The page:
RAO Network

Cure HHT

Dr. Joshua Murphy (left) speaking with a young female patient (right)
Hereditary hemorrhagic telangiectasia pediatrician, Dr. Joshua Murphy, educates a young patient during the Youth Program at the 2016 National HHT Family Conference. Photo courtesy of Cure HHT.

Knowledge is power

Executive Director Marianne Clancy says she didn’t choose hereditary hemorrhagic telangiectasia (HHT); it chose her. A patient herself, and motivated by the sudden loss of her sister and mother to HHT, she joined the Board of Directors in the Foundation’s infancy. Since becoming Executive Director, she has personally counseled thousands of patients and families who have lost loved ones and children from a lack of a diagnosis or improper medical treatment. This work inspires her every day.

HHT is a rare genetic disorder that leads to abnormal blood vessel formation most commonly in the nose, lungs, liver, brain, spine, gastrointestinal tract, and on the skin. Symptoms, most commonly nosebleeds, typically appear around age 10 and progressively worsen with age. Diagnosis is often delayed for decades, and HHT is often misdiagnosed as various life-threatening conditions such as asthma, heart failure, stroke, and/or colon cancer. There are no FDA-approved HHT treatments.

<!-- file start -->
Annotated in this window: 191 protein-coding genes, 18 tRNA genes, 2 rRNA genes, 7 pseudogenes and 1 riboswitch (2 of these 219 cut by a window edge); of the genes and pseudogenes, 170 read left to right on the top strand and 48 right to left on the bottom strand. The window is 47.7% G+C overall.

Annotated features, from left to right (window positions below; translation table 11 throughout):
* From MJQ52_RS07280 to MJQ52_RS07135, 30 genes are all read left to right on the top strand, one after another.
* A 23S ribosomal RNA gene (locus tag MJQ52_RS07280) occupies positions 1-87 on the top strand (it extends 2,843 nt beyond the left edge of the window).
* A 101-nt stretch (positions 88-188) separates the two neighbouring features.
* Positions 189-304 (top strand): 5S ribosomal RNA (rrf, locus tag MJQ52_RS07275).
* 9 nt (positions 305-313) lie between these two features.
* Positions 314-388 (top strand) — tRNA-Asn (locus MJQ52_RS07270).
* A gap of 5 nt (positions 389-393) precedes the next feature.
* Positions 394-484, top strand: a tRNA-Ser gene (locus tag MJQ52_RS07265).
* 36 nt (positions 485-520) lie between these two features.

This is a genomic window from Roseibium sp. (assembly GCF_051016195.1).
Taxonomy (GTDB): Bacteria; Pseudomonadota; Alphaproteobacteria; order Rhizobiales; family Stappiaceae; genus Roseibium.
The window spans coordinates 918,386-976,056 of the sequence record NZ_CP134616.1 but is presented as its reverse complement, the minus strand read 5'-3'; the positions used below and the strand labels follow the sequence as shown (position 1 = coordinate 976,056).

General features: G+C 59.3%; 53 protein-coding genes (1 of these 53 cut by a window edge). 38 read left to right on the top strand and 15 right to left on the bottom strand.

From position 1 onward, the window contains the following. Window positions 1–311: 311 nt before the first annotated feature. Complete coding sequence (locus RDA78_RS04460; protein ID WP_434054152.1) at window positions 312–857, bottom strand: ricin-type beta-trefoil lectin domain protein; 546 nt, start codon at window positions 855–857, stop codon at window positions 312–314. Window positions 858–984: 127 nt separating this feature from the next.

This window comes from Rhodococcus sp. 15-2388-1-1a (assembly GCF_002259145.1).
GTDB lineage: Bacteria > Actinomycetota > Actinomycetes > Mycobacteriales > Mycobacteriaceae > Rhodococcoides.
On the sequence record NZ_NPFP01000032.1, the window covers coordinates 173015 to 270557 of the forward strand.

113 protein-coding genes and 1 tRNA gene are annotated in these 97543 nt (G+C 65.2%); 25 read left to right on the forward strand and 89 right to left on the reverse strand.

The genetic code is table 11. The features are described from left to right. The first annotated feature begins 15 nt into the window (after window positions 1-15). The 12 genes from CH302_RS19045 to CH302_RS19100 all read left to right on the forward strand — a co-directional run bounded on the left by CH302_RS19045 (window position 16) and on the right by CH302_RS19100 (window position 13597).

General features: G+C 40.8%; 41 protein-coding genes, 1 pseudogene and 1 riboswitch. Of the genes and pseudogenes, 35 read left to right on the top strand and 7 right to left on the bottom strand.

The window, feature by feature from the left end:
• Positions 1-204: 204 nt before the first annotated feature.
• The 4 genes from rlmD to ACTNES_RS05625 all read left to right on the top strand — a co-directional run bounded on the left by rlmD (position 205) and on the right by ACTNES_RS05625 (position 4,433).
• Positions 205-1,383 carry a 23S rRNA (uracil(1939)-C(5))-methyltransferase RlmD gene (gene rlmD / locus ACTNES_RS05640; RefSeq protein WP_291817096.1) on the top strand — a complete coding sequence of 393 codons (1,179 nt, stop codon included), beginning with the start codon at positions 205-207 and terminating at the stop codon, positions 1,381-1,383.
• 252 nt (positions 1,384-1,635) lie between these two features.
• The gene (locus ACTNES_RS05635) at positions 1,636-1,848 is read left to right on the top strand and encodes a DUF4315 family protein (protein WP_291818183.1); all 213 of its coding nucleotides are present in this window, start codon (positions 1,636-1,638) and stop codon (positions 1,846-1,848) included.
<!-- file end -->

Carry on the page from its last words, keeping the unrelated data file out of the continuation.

Patient involvement is critical to advance treatments and improve the quality of life for those with HHT. For Cure HHT, collaborating with researchers and physicians has been instrumental in reaching key milestones, including the development of diagnostic and treatment guidelines that are now the standard for HHT care. Cure HHT seeks to connect patient, scientist, and physician communities while fostering global collaborations that translate research into safe, effective treatments. 

Collaborating with researchers and physicians has been instrumental in reaching key milestones.

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